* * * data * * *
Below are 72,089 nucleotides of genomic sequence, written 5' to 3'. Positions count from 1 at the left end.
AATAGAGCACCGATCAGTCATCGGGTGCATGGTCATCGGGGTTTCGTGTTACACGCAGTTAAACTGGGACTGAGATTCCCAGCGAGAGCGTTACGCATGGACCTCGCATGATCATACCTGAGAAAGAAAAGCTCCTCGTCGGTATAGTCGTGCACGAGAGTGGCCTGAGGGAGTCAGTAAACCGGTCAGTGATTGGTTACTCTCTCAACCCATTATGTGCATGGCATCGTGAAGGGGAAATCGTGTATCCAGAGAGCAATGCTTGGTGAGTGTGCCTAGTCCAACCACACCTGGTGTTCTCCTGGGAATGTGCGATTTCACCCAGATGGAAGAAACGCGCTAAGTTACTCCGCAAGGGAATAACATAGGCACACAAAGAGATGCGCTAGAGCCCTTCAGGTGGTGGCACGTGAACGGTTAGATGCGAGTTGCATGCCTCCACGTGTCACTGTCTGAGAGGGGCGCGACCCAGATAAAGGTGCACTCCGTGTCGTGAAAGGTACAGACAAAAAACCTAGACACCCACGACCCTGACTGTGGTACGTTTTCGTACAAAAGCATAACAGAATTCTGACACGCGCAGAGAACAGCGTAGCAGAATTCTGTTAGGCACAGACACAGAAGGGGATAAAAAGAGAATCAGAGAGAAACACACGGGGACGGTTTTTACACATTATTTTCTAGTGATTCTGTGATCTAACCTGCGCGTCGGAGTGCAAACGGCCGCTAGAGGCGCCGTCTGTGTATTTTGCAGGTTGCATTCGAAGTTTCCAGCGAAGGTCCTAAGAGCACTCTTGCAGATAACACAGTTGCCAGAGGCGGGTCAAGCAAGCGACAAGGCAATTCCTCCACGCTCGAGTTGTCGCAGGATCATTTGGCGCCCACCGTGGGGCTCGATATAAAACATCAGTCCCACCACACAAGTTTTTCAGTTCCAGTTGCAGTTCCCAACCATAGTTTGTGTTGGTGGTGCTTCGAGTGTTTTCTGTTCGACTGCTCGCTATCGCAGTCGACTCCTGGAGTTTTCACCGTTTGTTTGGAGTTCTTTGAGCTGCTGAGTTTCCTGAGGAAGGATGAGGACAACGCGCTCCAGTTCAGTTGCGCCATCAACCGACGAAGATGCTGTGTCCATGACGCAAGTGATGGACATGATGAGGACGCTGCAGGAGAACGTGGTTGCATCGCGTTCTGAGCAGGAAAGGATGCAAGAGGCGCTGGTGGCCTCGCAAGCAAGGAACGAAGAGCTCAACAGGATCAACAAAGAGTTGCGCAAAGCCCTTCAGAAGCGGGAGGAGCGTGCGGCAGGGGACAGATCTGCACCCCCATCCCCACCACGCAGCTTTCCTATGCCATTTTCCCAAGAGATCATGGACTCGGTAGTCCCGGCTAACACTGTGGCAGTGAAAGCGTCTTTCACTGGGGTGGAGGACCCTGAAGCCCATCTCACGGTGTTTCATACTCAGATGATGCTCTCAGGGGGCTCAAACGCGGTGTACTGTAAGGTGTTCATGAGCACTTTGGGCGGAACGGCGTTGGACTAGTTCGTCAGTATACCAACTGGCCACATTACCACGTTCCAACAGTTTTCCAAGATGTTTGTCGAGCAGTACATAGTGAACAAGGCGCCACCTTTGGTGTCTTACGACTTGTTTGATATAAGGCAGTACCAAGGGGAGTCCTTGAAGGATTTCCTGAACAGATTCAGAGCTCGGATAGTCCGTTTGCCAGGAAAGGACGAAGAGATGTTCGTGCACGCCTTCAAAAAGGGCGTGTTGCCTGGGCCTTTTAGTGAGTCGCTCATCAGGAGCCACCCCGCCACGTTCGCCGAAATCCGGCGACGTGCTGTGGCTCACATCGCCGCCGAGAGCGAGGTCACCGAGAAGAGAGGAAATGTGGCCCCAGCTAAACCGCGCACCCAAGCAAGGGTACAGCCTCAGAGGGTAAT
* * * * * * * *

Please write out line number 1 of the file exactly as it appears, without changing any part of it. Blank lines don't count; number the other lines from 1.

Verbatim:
Below are 72,089 nucleotides of genomic sequence, written 5' to 3'. Positions count from 1 at the left end.